Facts on Access to Medications for People
with Depressive, Bipolar and Anxiety Illnesses
Restrictive Formularies are Bad Economics for States
Because of the characteristics of depressive, bipolar and anxiety disorders, and the uniqueness of medications that treat these illnesses, restrictive formularies are not likely to control costs as effectively as they control the costs for other chronic diseases, and could negatively affect the treatment-matching process, depending on formularies’ structures, (Soumerai, 2003 and 2004; Towse, 2003; Hensley, 2001; Horn, 2003).
Failure to treat moderate to severe forms of depressive, bipolar and anxiety disorders with the most effective and appropriate medications available results not only in incomplete recovery and potential relapse, but potentially in increasingly severe symptoms, leading to a patient’s death by suicide, (Figure 3).
People with depressive, bipolar and anxiety disorders are at high risk of attempted and completed suicide; however, they frequently return to work if they are adequately treated.
Denying access to needed medications ultimately increases costs to the state’s Medicaid system.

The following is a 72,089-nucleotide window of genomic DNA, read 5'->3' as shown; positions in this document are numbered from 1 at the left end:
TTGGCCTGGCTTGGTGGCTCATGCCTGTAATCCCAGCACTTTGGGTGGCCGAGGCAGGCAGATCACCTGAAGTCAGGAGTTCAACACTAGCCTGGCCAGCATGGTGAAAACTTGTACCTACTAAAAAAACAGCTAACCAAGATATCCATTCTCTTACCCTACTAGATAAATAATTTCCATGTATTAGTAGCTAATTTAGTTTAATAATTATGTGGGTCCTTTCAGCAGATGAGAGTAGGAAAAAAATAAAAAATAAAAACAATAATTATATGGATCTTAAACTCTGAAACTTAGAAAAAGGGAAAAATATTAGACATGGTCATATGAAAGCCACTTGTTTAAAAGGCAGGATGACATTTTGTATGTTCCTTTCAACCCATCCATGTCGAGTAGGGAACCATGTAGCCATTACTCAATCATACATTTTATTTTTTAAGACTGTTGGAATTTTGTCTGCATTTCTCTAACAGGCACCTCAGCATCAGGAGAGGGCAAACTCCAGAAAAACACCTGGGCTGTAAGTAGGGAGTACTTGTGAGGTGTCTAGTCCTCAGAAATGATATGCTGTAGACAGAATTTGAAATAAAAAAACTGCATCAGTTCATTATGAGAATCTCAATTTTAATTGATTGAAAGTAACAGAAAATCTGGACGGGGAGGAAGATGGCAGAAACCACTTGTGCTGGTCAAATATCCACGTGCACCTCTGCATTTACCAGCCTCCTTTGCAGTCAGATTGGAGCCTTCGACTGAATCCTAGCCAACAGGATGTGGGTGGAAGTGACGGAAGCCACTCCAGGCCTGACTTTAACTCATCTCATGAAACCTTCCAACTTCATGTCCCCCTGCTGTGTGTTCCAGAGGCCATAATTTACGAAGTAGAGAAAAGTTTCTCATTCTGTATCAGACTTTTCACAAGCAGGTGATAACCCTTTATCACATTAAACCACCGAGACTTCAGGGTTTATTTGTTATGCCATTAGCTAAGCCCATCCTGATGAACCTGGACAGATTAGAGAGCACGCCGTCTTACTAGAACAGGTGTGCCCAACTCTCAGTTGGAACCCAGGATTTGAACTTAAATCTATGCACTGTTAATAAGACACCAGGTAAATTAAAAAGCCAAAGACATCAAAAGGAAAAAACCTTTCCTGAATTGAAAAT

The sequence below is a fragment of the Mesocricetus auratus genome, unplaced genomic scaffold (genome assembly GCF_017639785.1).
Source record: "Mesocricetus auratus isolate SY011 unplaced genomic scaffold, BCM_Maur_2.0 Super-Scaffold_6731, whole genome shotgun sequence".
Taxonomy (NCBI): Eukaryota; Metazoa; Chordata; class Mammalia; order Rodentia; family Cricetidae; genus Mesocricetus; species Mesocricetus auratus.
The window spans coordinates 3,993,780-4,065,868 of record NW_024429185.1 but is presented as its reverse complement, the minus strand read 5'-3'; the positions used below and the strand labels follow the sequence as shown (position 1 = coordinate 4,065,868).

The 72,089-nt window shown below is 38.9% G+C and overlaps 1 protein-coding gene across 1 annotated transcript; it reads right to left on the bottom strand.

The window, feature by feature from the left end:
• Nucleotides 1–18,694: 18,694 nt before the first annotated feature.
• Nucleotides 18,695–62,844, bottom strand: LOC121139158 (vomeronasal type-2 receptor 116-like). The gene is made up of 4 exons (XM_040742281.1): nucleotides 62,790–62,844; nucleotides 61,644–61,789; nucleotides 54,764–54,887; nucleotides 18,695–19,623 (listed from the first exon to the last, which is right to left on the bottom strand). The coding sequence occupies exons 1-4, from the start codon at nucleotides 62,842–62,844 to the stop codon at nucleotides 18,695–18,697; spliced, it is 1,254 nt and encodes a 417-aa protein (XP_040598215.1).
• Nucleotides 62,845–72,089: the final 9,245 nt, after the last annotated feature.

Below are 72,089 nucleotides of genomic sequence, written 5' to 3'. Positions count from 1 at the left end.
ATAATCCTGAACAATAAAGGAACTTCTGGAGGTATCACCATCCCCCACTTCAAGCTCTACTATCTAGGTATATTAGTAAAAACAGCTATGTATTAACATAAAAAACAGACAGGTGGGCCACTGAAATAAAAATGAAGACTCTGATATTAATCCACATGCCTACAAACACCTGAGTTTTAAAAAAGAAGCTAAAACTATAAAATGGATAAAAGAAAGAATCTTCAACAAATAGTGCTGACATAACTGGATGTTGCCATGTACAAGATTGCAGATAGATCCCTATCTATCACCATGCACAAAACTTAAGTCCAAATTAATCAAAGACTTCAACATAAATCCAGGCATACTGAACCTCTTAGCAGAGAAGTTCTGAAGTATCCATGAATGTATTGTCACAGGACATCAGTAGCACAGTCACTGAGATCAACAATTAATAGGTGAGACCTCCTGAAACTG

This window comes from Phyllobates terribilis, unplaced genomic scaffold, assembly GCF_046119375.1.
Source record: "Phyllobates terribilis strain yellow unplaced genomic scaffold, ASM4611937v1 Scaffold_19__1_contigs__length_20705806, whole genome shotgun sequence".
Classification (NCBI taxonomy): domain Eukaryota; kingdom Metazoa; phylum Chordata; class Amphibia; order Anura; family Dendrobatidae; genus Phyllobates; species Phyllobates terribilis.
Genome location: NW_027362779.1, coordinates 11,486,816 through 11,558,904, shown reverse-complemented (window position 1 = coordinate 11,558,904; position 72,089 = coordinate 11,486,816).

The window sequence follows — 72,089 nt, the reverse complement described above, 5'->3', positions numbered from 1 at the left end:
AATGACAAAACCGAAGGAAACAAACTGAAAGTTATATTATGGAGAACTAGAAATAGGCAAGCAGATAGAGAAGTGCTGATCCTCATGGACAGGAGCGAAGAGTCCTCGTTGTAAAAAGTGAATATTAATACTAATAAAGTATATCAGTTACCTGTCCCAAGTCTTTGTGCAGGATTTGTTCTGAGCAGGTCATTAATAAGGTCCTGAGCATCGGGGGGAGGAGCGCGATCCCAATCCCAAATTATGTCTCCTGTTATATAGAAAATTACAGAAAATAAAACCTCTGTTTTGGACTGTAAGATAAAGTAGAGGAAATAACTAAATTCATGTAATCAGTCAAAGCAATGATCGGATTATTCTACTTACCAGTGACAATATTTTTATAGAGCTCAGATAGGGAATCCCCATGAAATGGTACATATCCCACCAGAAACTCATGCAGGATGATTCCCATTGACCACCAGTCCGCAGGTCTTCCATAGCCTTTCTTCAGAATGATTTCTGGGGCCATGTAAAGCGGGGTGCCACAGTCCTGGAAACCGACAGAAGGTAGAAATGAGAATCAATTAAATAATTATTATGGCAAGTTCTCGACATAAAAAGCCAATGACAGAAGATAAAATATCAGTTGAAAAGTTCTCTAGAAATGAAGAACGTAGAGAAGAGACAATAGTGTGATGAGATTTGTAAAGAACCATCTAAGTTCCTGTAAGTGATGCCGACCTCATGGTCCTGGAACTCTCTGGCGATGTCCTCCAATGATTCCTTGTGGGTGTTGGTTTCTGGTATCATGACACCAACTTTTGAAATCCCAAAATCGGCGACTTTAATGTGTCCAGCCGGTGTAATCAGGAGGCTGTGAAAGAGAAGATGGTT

For example, if limits to one anti-depressant are imposed, about 25% of patients will not respond to that agent and will need to switch, resulting in a referral to a more costly psychiatry specialty sector or patient drop out. Patients who switch anti-depressants are in treatment 50% longer and cost approximately 50% more to treat in more costly treatment settings.
Denying access also increases costs in other areas through increased homelessness and incarceration. Jails and prisons have become the "de facto" psychiatric hospitals in the U.S., (Figure 4).
A study conducted by the University of Southern California found that "fail first" policies for psychiatric medications cost the state more than $2,500 per consumer in just a 6-month period.
A federally funded study conducted by The Lewin Group found that reductions in pharmaceutical budgets gained by excluding effective medications from coverage is more than offset by increases elsewhere in the system such as increased hospitalization and emergency room use.